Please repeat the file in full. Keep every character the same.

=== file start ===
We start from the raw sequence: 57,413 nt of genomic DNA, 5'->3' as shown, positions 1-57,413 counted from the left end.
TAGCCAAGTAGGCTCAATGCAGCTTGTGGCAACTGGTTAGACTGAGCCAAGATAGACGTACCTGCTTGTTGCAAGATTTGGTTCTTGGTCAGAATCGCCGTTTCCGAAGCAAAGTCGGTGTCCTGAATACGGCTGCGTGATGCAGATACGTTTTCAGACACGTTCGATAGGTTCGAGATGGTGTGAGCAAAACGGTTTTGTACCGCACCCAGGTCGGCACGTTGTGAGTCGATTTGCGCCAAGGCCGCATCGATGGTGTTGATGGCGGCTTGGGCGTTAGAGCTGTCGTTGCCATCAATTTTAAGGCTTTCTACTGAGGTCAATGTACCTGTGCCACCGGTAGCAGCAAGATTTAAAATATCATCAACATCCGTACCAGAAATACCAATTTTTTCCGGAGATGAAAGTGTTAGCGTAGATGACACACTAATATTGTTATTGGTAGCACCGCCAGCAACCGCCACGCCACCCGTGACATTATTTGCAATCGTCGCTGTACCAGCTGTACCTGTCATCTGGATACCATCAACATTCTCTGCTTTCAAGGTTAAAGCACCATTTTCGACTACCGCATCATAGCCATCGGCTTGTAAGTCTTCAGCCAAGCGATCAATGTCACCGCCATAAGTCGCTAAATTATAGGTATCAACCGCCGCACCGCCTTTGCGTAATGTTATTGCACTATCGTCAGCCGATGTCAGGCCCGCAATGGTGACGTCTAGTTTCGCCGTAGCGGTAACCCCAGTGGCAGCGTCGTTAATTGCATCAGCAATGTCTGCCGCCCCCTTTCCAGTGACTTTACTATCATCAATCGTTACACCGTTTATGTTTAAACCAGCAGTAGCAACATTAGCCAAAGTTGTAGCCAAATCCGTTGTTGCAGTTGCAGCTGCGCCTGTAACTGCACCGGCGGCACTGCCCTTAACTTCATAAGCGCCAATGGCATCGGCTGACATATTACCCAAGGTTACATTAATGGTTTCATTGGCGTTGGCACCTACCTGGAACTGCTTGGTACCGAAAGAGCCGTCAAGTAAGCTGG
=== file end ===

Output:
We start from the raw sequence: 57,413 nt of genomic DNA, 5'->3' as shown, positions 1-57,413 counted from the left end.
TAGCCAAGTAGGCTCAATGCAGCTTGTGGCAACTGGTTAGACTGAGCCAAGATAGACGTACCTGCTTGTTGCAAGATTTGGTTCTTGGTCAGAATCGCCGTTTCCGAAGCAAAGTCGGTGTCCTGAATACGGCTGCGTGATGCAGATACGTTTTCAGACACGTTCGATAGGTTCGAGATGGTGTGAGCAAAACGGTTTTGTACCGCACCCAGGTCGGCACGTTGTGAGTCGATTTGCGCCAAGGCCGCATCGATGGTGTTGATGGCGGCTTGGGCGTTAGAGCTGTCGTTGCCATCAATTTTAAGGCTTTCTACTGAGGTCAATGTACCTGTGCCACCGGTAGCAGCAAGATTTAAAATATCATCAACATCCGTACCAGAAATACCAATTTTTTCCGGAGATGAAAGTGTTAGCGTAGATGACACACTAATATTGTTATTGGTAGCACCGCCAGCAACCGCCACGCCACCCGTGACATTATTTGCAATCGTCGCTGTACCAGCTGTACCTGTCATCTGGATACCATCAACATTCTCTGCTTTCAAGGTTAAAGCACCATTTTCGACTACCGCATCATAGCCATCGGCTTGTAAGTCTTCAGCCAAGCGATCAATGTCACCGCCATAAGTCGCTAAATTATAGGTATCAACCGCCGCACCGCCTTTGCGTAATGTTATTGCACTATCGTCAGCCGATGTCAGGCCCGCAATGGTGACGTCTAGTTTCGCCGTAGCGGTAACCCCAGTGGCAGCGTCGTTAATTGCATCAGCAATGTCTGCCGCCCCCTTTCCAGTGACTTTACTATCATCAATCGTTACACCGTTTATGTTTAAACCAGCAGTAGCAACATTAGCCAAAGTTGTAGCCAAATCCGTTGTTGCAGTTGCAGCTGCGCCTGTAACTGCACCGGCGGCACTGCCCTTAACTTCATAAGCGCCAATGGCATCGGCTGACATATTACCCAAGGTTACATTAATGGTTTCATTGGCGTTGGCACCTACCTGGAACTGCTTGGTACCGAAAGAGCCGTCAAGTAAGCTGG